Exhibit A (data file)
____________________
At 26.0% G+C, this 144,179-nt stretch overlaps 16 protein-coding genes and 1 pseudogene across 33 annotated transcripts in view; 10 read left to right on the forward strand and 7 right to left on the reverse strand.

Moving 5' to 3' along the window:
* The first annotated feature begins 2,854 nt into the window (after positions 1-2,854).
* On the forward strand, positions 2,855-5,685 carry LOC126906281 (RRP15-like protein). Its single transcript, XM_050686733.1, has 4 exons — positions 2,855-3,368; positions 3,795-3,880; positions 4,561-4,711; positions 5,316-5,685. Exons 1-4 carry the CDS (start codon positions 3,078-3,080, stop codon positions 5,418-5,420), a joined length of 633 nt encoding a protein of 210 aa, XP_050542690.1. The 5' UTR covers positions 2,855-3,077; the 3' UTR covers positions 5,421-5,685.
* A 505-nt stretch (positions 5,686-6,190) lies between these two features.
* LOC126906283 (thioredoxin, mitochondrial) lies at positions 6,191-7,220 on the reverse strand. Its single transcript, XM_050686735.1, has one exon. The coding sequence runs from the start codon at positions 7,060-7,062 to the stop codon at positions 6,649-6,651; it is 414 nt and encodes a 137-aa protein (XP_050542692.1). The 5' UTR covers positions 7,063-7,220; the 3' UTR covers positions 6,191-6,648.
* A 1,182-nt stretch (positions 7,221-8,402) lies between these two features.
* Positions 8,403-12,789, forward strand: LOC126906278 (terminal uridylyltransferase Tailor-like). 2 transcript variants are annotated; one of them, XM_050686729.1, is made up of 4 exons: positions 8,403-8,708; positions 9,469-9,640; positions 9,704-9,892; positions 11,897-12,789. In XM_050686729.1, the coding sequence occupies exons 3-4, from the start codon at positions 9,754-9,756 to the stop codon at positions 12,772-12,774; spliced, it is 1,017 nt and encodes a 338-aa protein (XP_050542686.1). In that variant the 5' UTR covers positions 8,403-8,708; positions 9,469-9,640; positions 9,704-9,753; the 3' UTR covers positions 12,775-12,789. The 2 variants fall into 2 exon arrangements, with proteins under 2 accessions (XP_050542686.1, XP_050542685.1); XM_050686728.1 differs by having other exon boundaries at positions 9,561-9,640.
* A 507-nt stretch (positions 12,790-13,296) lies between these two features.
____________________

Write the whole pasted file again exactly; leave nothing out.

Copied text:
At 26.0% G+C, this 144,179-nt stretch overlaps 16 protein-coding genes and 1 pseudogene across 33 annotated transcripts in view; 10 read left to right on the forward strand and 7 right to left on the reverse strand.

Moving 5' to 3' along the window:
* The first annotated feature begins 2,854 nt into the window (after positions 1-2,854).
* On the forward strand, positions 2,855-5,685 carry LOC126906281 (RRP15-like protein). Its single transcript, XM_050686733.1, has 4 exons — positions 2,855-3,368; positions 3,795-3,880; positions 4,561-4,711; positions 5,316-5,685. Exons 1-4 carry the CDS (start codon positions 3,078-3,080, stop codon positions 5,418-5,420), a joined length of 633 nt encoding a protein of 210 aa, XP_050542690.1. The 5' UTR covers positions 2,855-3,077; the 3' UTR covers positions 5,421-5,685.
* A 505-nt stretch (positions 5,686-6,190) lies between these two features.
* LOC126906283 (thioredoxin, mitochondrial) lies at positions 6,191-7,220 on the reverse strand. Its single transcript, XM_050686735.1, has one exon. The coding sequence runs from the start codon at positions 7,060-7,062 to the stop codon at positions 6,649-6,651; it is 414 nt and encodes a 137-aa protein (XP_050542692.1). The 5' UTR covers positions 7,063-7,220; the 3' UTR covers positions 6,191-6,648.
* A 1,182-nt stretch (positions 7,221-8,402) lies between these two features.
* Positions 8,403-12,789, forward strand: LOC126906278 (terminal uridylyltransferase Tailor-like). 2 transcript variants are annotated; one of them, XM_050686729.1, is made up of 4 exons: positions 8,403-8,708; positions 9,469-9,640; positions 9,704-9,892; positions 11,897-12,789. In XM_050686729.1, the coding sequence occupies exons 3-4, from the start codon at positions 9,754-9,756 to the stop codon at positions 12,772-12,774; spliced, it is 1,017 nt and encodes a 338-aa protein (XP_050542686.1). In that variant the 5' UTR covers positions 8,403-8,708; positions 9,469-9,640; positions 9,704-9,753; the 3' UTR covers positions 12,775-12,789. The 2 variants fall into 2 exon arrangements, with proteins under 2 accessions (XP_050542686.1, XP_050542685.1); XM_050686728.1 differs by having other exon boundaries at positions 9,561-9,640.
* A 507-nt stretch (positions 12,790-13,296) lies between these two features.